History of the Hamlets of Binfield Parish
in the Royal County of Berkshire
by David Nash Ford
B I N F I E L D
H A M L E T S
This area of Binfield, now well
known for its "Mini Zoo", has a most
unusual name. It may have been named from the
murmurs of local baptists returning home from a
local chapel, or it may be related to prayers
said while beating the bounds.
The earliest version of the name
is Pullingbere. This may be Phol-Bearo
meaning "Balder's Sacred Grove". Balder
was the son of Woden and has been identified with
the Celtic Beli. Balder was mostly worshipped in
Swabia, and a reference in a White Waltham Saxon
charter relating to "Swabian's Hollow"
in the general area may back up this idea.
Billingbear Park, home of the Neville Lords
Braybrooke, stands just over the parish boundary
below Shurlock Row in Waltham St.Lawrence parish.
The Farley Wood estate was built
on the site of Farley Copse Farm in 1989. The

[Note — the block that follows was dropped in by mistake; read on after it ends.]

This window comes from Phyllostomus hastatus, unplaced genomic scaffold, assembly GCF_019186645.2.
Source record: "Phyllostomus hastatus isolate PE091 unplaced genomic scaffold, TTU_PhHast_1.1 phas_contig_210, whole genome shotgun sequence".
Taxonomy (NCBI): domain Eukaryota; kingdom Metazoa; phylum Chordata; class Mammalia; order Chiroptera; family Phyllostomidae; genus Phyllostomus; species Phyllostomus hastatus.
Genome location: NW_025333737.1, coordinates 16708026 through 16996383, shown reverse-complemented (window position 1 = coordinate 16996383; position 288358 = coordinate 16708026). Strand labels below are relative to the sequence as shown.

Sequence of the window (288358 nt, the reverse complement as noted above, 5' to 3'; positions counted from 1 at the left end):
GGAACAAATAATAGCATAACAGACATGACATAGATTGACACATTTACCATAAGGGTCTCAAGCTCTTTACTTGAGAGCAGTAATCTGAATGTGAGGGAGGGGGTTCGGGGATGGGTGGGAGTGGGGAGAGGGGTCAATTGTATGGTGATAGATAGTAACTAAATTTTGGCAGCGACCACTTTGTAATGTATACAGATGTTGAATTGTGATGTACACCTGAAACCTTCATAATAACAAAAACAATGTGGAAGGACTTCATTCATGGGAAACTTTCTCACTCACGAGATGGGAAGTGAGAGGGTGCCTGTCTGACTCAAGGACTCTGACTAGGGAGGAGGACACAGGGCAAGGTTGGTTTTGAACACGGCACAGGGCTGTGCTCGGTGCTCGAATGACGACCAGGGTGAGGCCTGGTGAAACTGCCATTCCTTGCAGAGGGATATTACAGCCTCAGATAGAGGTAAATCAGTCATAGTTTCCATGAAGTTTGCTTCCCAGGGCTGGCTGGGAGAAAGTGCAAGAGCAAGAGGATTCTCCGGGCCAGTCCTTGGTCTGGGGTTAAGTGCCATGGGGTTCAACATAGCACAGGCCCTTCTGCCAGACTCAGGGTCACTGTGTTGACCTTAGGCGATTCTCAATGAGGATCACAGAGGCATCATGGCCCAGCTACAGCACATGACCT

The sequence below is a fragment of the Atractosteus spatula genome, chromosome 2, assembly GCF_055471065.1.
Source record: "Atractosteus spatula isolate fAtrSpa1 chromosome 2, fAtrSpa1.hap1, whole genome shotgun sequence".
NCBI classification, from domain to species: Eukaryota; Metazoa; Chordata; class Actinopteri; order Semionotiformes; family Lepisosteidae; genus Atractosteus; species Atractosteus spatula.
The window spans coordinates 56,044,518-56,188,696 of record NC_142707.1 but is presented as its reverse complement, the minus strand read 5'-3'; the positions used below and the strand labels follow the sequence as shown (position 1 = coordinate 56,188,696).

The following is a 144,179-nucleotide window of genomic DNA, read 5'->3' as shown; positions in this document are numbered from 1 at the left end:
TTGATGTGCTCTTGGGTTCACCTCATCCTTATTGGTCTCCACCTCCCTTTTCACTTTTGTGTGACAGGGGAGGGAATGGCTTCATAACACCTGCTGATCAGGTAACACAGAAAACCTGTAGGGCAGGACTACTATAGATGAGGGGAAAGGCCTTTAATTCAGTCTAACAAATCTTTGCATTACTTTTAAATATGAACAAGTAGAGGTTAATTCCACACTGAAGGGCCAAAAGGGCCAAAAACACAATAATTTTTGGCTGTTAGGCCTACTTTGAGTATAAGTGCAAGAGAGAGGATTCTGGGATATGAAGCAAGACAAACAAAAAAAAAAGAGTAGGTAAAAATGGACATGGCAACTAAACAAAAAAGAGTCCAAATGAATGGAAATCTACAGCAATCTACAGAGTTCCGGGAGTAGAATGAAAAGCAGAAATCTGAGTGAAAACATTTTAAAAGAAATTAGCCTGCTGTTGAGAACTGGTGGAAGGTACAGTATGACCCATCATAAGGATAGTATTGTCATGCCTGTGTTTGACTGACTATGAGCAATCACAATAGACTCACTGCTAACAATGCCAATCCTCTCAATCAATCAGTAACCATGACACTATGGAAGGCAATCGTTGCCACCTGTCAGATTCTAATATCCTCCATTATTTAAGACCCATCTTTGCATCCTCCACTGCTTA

roads are all named after old Binfield families.
Here is also Farley Hall, a beautiful and
imposing Victorian mansion, now one of the homes
of British Telecom. Strangely, their rivals,
Cable and Wireless, are not far away surrounding
Farley Moor Lake (a name first recorded in the
reign of James I) where you can see much
waterlife: Ducks, Swans, Moorhen, Coots, Heron,
Egyptian Geese, Canadian Geese and Great Crested
Grebe. The fish are also very large and the wide
array of wild flowers particularly lovely in the
Spring. This time of year sometimes brings a
flock of Waxwings to the area. Common in East
Anglia, you don't often see them in the south.
The place is named after the Pope
family who made quite an impression on the area.
Pope's Manor was the home of a retired Roman
Catholic linen-draper, the father of the famous
writer, Alexander Pope who also lived there from
1700 until 1716. His father constantly encouraged
Pope to write verse and it was here that he wrote
his famous Rape of the Lock. He described
the house as:
house with trees a-row
And like its master, very low.
Temple Park is a very new housing
estate built around Park Farm, the Home Farm of the old
Binfield Manor estate. The present house was
built by the Prime Minister, William Pitt
the Elder, Earl of Chatham, in 1754 (See Binfield).
The house, and no doubt the parkland too, has
seen many literary and artistic visitors in its
time. The Park is now best known for its Blue
Mountain Golf Club. The adjoining Jock's Lane has
a reputation for being haunted, but by whom or
what is unclear.
See also Binfield Village